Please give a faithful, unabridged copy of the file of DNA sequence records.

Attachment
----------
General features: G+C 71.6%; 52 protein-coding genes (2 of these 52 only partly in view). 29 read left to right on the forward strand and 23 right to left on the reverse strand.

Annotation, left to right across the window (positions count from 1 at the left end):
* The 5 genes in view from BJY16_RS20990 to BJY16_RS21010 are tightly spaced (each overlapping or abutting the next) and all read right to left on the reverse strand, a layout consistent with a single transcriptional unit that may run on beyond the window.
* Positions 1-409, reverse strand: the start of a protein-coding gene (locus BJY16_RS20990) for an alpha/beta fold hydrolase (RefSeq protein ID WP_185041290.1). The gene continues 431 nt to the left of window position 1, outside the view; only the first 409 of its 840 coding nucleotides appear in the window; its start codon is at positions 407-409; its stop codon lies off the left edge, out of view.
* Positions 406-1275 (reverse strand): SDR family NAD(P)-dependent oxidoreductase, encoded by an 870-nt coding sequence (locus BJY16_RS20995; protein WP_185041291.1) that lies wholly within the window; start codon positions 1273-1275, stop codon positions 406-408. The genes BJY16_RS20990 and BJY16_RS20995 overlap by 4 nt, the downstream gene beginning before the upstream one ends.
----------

General features: G+C 71.6%; 52 protein-coding genes (2 of these 52 only partly in view). 29 read left to right on the forward strand and 23 right to left on the reverse strand.

Annotation, left to right across the window (positions count from 1 at the left end):
* The 5 genes in view from BJY16_RS20990 to BJY16_RS21010 are tightly spaced (each overlapping or abutting the next) and all read right to left on the reverse strand, a layout consistent with a single transcriptional unit that may run on beyond the window.
* Positions 1-409, reverse strand: the start of a protein-coding gene (locus BJY16_RS20990) for an alpha/beta fold hydrolase (RefSeq protein ID WP_185041290.1). The gene continues 431 nt to the left of window position 1, outside the view; only the first 409 of its 840 coding nucleotides appear in the window; its start codon is at positions 407-409; its stop codon lies off the left edge, out of view.
* Positions 406-1275 (reverse strand): SDR family NAD(P)-dependent oxidoreductase, encoded by an 870-nt coding sequence (locus BJY16_RS20995; protein WP_185041291.1) that lies wholly within the window; start codon positions 1273-1275, stop codon positions 406-408. The genes BJY16_RS20990 and BJY16_RS20995 overlap by 4 nt, the downstream gene beginning before the upstream one ends.